Imagine that you are walking on your way to work, wishing that you had a car so you wouldn't have to make the hour commute on foot every single day. Suddenly, a man appears, rather poshly dressed, and says he will give you a magic chicken. "What does the chicken do?" you ask. "It grants wishes!" says the man, stroking his beard. Already tired from the half-hour walk on your way to work, asking a magic chicken for a car doesn't seem bad. So you take the chicken, say goodbye to the man, and p...
Imagine that you are walking on your way to work, wishing that you had a car so you wouldn't have to make the hour commute on foot every single day. Suddenly, a man appears, rather poshly dressed, and says he will give you a magic chicken. "What does the chicken do?" you ask. "It grants wishes!" says the man, stroking his beard. Already tired from the half-hour walk on your way to work, asking a magic chicken for a car doesn't seem bad. So you take the chicken, say goodbye to the man, and proclaim your wish. What happens? Nothing. Instead, the chicken scratches your face and leaves you wondering how naive you could have been. Now you have no car and a chicken to take care of, seeing as the only option is that it's coming home with you.
How can we make a reasonable review of assertions given as accurate, such as the posh-looking man's belief, to determine whether his claim has validity as confidently as possible? This fundamental question affects almost every aspect of our civilization. There are several claims, ranging from alien abductions to the presence of the Loch Ness monster to the ability to heal autism by eating wild boar meat. How do we "separate the wheat from the chaff" so that both preclude the acceptance of highly suspect assertions with no backing and allow the adoption of claims that are likely to be confirmed with some level of certainty and comfort? Well, the easy answer is skepticism.
Skepticism, usually spelled scepticism, is the attitude of disputing knowledge claims made in numerous fields in Western philosophy. Skeptics have questioned the validity or veracity of these claims, pointing out what principles they are built on and what they actually establish. As claimed, they've questioned whether some of these beliefs are genuinely indubitable or necessarily true. They've questioned the professed rational foundations of accepted assumptions. Practically everyone is dubious of some knowledge claims in everyday life, or at least should be.
Skepticism is based on the concept of doubt, which is prevalent in today's world. There are questions about whether man-made climate change is genuine, whether immunizations are safe, if we can trust our governments or the media, etc.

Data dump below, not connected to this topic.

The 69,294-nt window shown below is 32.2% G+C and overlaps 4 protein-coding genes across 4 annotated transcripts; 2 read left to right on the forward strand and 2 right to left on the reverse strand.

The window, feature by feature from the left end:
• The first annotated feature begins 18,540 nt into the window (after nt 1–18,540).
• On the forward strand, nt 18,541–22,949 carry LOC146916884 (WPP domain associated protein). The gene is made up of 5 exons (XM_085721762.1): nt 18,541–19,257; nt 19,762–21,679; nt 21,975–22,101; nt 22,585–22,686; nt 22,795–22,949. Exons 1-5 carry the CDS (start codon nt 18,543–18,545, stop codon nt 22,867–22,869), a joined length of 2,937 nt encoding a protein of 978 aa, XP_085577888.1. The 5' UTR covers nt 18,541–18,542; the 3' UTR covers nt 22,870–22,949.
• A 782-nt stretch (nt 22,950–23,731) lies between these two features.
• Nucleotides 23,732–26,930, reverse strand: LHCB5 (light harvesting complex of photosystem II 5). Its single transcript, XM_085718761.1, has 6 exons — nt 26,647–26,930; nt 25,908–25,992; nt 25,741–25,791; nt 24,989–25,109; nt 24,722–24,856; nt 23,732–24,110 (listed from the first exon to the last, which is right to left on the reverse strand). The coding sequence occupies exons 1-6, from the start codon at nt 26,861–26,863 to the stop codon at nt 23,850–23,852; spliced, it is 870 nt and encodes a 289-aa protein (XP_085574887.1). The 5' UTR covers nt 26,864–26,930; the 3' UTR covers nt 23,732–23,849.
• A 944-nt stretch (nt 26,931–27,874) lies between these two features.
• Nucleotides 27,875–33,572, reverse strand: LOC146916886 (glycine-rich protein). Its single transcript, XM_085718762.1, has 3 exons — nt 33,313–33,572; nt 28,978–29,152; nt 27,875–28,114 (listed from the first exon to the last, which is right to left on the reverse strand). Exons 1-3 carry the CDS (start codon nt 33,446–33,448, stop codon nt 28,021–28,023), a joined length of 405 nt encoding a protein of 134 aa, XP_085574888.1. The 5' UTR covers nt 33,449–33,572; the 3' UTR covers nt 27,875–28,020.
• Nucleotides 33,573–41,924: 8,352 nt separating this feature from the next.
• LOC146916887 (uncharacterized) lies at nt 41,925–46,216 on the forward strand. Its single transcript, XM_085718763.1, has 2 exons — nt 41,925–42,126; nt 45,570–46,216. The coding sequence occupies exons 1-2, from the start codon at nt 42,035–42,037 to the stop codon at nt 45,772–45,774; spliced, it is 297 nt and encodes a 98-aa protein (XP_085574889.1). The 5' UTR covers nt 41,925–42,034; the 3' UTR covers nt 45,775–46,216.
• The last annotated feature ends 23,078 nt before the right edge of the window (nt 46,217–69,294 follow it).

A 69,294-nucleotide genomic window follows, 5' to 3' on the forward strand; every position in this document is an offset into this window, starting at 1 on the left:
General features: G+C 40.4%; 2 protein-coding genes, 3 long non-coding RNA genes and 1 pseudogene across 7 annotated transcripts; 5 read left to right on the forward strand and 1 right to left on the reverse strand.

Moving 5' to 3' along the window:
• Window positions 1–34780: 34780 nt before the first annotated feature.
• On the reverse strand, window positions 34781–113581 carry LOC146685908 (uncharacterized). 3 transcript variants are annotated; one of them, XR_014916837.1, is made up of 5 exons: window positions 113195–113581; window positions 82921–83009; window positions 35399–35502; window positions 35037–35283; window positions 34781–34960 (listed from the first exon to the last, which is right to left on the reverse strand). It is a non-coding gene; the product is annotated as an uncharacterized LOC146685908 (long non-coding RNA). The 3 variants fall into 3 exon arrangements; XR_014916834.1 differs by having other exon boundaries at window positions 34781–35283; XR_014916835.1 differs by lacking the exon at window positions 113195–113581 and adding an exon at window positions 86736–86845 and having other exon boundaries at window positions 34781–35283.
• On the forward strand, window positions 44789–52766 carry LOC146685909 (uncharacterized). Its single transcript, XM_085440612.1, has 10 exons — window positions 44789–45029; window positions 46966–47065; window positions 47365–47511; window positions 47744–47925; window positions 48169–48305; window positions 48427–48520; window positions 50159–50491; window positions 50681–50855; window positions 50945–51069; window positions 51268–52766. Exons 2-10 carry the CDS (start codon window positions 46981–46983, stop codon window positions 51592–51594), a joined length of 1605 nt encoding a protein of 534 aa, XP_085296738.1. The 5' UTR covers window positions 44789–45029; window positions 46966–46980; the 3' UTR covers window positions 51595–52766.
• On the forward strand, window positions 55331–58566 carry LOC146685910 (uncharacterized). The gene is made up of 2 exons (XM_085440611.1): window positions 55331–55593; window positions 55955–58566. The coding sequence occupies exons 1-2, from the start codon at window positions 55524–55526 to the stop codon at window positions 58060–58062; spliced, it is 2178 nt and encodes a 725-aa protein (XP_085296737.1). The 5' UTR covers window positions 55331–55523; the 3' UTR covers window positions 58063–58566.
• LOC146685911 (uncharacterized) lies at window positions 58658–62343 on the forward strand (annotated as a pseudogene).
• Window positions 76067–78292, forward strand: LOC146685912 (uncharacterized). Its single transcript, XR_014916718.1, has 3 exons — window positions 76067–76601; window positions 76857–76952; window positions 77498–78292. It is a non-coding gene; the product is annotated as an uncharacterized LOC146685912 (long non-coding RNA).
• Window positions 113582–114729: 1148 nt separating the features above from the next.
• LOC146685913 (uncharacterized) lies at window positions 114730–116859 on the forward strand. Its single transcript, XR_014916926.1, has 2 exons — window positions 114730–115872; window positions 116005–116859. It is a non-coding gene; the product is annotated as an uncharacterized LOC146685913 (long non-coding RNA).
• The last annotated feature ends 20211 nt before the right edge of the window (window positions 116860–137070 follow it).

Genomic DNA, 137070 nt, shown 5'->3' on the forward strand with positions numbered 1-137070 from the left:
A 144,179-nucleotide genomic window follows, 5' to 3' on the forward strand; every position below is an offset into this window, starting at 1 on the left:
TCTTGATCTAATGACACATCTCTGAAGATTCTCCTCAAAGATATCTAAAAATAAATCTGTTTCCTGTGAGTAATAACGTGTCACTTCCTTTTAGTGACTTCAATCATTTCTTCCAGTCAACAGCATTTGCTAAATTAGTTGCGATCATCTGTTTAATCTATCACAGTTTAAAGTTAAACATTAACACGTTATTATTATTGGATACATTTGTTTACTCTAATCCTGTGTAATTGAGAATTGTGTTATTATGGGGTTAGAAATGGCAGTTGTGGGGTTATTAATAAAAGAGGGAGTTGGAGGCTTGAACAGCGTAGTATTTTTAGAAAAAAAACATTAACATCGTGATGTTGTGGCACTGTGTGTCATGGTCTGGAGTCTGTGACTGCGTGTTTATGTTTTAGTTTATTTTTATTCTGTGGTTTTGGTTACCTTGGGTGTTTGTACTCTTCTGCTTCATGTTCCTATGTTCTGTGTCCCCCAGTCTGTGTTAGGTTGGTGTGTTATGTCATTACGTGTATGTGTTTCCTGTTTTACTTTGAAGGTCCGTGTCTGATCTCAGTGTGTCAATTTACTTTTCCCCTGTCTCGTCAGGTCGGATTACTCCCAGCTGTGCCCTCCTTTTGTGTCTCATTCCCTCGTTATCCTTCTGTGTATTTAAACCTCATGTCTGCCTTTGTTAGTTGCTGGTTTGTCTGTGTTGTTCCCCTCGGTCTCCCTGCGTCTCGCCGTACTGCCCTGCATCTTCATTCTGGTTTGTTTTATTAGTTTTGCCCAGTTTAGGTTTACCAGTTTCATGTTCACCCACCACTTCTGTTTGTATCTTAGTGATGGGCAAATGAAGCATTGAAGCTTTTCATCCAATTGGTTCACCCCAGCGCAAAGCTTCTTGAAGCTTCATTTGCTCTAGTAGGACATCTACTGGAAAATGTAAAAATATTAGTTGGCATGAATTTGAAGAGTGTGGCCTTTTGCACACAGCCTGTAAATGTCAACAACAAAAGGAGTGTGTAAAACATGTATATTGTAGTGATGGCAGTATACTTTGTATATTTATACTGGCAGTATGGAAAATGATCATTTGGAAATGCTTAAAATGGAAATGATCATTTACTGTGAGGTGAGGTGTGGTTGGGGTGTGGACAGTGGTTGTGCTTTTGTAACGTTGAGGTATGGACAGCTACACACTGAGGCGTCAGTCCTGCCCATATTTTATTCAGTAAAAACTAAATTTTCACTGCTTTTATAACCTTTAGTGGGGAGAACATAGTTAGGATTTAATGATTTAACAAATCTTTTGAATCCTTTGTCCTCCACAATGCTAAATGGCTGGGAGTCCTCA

Like the US government, the American press is corrupt and unstable. It is corrupt in the sense that it accepts bribes rather than in the sense that it is corrupt in the sense that it doesn't do what it says it'll do, what it should do, or what society expects of it. The news media and the government are entangled in a vicious cycle of mutual manipulation, mythmaking, and self-interest. For journalists to dramatize news, crises are required, and government leaders must appear to be responding to crises. Too often, rather than genuine crises, coordinated fabrications are used to create them. The government and the news media have devised a ruse to serve their own interests while fooling the public. Officials feed the media's appetite for drama by fabricating crises and staging their responses, so enhancing their own prestige and power. Journalists have a responsibility to expose these lies. The articles are self-serving ruses, and both parties are aware of this. Still, they fail to tell the public about the more complicated but uninteresting aspects of government policy and activities.
Paul H. Weaver, a former political scientist, claims that a culture of lying has arisen. "The rhetoric and behavior of officials wanting to enlist the capabilities of journalism in support of their goals, and of journalists seeking to co-opt public and private officials into their efforts to find and cover tales of crisis and emergency response," he says. It is the channel through which most of our public (and many of our private) businesses are conducted these days in the United States."
Who can you trust if you can't trust the government, the news, or social media? You can trust yourself and work on getting the right news, not the news that is just available to you. And you can do that through skeptical validation. Skeptical validation is verifying claims when faced with information you previously haven't come across. We have compiled different ways in which you can harness that skeptic energy to save yourself from false news, statements, and just plain old lies: